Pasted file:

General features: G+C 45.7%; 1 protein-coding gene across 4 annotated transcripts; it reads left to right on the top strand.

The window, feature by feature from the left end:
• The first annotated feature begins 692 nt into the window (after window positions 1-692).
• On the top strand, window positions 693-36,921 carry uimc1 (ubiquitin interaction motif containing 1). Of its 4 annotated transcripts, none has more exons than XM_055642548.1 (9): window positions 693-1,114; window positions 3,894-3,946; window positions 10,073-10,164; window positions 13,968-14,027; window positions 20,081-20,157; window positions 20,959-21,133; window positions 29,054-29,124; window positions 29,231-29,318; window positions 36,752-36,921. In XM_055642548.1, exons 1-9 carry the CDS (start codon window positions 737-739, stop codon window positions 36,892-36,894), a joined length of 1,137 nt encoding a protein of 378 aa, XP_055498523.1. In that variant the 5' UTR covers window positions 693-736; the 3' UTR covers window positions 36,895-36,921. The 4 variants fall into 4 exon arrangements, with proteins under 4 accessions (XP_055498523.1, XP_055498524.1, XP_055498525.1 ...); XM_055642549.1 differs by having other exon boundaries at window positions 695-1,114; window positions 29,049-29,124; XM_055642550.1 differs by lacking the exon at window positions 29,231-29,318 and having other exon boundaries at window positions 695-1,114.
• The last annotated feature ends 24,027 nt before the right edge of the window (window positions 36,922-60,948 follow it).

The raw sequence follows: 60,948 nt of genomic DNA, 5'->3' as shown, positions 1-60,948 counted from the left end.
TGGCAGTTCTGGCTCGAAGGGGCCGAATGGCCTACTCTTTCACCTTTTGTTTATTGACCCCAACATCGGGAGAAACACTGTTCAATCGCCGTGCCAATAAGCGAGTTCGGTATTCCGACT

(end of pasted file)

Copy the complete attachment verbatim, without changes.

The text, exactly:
General features: G+C 45.7%; 1 protein-coding gene across 4 annotated transcripts; it reads left to right on the top strand.

The window, feature by feature from the left end:
• The first annotated feature begins 692 nt into the window (after window positions 1-692).
• On the top strand, window positions 693-36,921 carry uimc1 (ubiquitin interaction motif containing 1). Of its 4 annotated transcripts, none has more exons than XM_055642548.1 (9): window positions 693-1,114; window positions 3,894-3,946; window positions 10,073-10,164; window positions 13,968-14,027; window positions 20,081-20,157; window positions 20,959-21,133; window positions 29,054-29,124; window positions 29,231-29,318; window positions 36,752-36,921. In XM_055642548.1, exons 1-9 carry the CDS (start codon window positions 737-739, stop codon window positions 36,892-36,894), a joined length of 1,137 nt encoding a protein of 378 aa, XP_055498523.1. In that variant the 5' UTR covers window positions 693-736; the 3' UTR covers window positions 36,895-36,921. The 4 variants fall into 4 exon arrangements, with proteins under 4 accessions (XP_055498523.1, XP_055498524.1, XP_055498525.1 ...); XM_055642549.1 differs by having other exon boundaries at window positions 695-1,114; window positions 29,049-29,124; XM_055642550.1 differs by lacking the exon at window positions 29,231-29,318 and having other exon boundaries at window positions 695-1,114.
• The last annotated feature ends 24,027 nt before the right edge of the window (window positions 36,922-60,948 follow it).

The raw sequence follows: 60,948 nt of genomic DNA, 5'->3' as shown, positions 1-60,948 counted from the left end.
TGGCAGTTCTGGCTCGAAGGGGCCGAATGGCCTACTCTTTCACCTTTTGTTTATTGACCCCAACATCGGGAGAAACACTGTTCAATCGCCGTGCCAATAAGCGAGTTCGGTATTCCGACT